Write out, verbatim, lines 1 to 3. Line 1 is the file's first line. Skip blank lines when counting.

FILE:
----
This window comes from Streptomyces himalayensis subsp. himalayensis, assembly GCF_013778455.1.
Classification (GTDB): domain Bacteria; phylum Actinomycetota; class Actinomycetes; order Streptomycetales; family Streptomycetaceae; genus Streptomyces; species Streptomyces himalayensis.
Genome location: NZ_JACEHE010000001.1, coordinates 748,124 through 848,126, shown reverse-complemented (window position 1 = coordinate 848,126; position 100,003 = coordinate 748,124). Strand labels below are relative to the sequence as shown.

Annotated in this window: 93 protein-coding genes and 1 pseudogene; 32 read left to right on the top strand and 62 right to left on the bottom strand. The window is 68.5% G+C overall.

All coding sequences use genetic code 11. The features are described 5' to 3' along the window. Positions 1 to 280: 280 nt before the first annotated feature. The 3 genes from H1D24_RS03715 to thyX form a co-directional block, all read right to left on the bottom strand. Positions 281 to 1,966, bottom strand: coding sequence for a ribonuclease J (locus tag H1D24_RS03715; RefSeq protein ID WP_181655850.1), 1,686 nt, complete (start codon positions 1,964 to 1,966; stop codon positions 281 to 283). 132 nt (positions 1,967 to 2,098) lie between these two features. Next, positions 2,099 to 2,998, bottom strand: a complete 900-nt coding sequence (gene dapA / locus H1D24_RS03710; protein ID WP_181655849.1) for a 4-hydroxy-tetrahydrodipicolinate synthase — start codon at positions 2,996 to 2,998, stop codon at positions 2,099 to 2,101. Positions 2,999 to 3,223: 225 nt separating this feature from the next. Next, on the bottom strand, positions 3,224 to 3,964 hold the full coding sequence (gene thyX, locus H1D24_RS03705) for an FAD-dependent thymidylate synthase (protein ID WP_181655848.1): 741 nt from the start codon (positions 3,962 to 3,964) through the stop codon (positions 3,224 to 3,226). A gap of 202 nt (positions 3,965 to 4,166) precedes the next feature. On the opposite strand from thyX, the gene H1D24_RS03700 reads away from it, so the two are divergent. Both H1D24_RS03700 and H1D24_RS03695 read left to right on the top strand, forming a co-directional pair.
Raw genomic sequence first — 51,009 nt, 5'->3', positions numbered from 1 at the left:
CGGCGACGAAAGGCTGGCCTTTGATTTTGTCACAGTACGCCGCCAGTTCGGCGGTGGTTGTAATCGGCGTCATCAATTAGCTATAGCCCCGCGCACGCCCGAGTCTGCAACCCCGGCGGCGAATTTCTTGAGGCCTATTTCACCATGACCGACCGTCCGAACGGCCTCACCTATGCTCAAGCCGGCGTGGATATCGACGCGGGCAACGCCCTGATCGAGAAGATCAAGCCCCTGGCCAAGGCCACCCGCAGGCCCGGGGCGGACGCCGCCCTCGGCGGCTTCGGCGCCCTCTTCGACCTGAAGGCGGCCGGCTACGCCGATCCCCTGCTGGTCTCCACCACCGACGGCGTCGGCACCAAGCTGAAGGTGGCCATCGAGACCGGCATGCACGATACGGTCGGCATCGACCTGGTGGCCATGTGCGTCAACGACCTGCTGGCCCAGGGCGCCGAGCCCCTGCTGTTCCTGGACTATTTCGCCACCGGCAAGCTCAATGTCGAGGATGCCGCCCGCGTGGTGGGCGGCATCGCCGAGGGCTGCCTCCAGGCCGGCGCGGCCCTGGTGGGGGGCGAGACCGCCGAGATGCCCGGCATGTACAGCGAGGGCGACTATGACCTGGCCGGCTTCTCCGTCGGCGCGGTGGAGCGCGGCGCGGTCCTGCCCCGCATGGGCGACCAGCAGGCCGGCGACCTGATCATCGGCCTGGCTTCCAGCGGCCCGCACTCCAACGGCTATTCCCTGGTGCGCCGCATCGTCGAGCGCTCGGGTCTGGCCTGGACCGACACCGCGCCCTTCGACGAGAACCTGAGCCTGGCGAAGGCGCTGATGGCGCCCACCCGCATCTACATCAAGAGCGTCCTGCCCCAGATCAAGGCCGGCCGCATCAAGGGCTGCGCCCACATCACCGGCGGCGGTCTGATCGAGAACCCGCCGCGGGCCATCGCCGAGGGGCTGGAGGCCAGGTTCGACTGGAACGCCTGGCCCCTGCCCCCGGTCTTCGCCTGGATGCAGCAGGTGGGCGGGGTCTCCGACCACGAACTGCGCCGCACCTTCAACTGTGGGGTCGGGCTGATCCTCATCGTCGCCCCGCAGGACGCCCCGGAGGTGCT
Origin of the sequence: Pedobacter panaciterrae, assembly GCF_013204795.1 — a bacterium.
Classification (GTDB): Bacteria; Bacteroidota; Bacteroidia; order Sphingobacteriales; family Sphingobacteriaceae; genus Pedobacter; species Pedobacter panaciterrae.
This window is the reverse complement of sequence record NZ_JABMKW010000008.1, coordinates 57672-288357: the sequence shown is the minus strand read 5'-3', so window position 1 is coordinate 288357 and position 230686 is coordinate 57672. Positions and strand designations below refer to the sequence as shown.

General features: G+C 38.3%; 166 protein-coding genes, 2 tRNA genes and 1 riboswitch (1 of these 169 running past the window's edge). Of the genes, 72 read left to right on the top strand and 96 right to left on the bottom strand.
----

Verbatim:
This window comes from Streptomyces himalayensis subsp. himalayensis, assembly GCF_013778455.1.
Classification (GTDB): domain Bacteria; phylum Actinomycetota; class Actinomycetes; order Streptomycetales; family Streptomycetaceae; genus Streptomyces; species Streptomyces himalayensis.
Genome location: NZ_JACEHE010000001.1, coordinates 748,124 through 848,126, shown reverse-complemented (window position 1 = coordinate 848,126; position 100,003 = coordinate 748,124). Strand labels below are relative to the sequence as shown.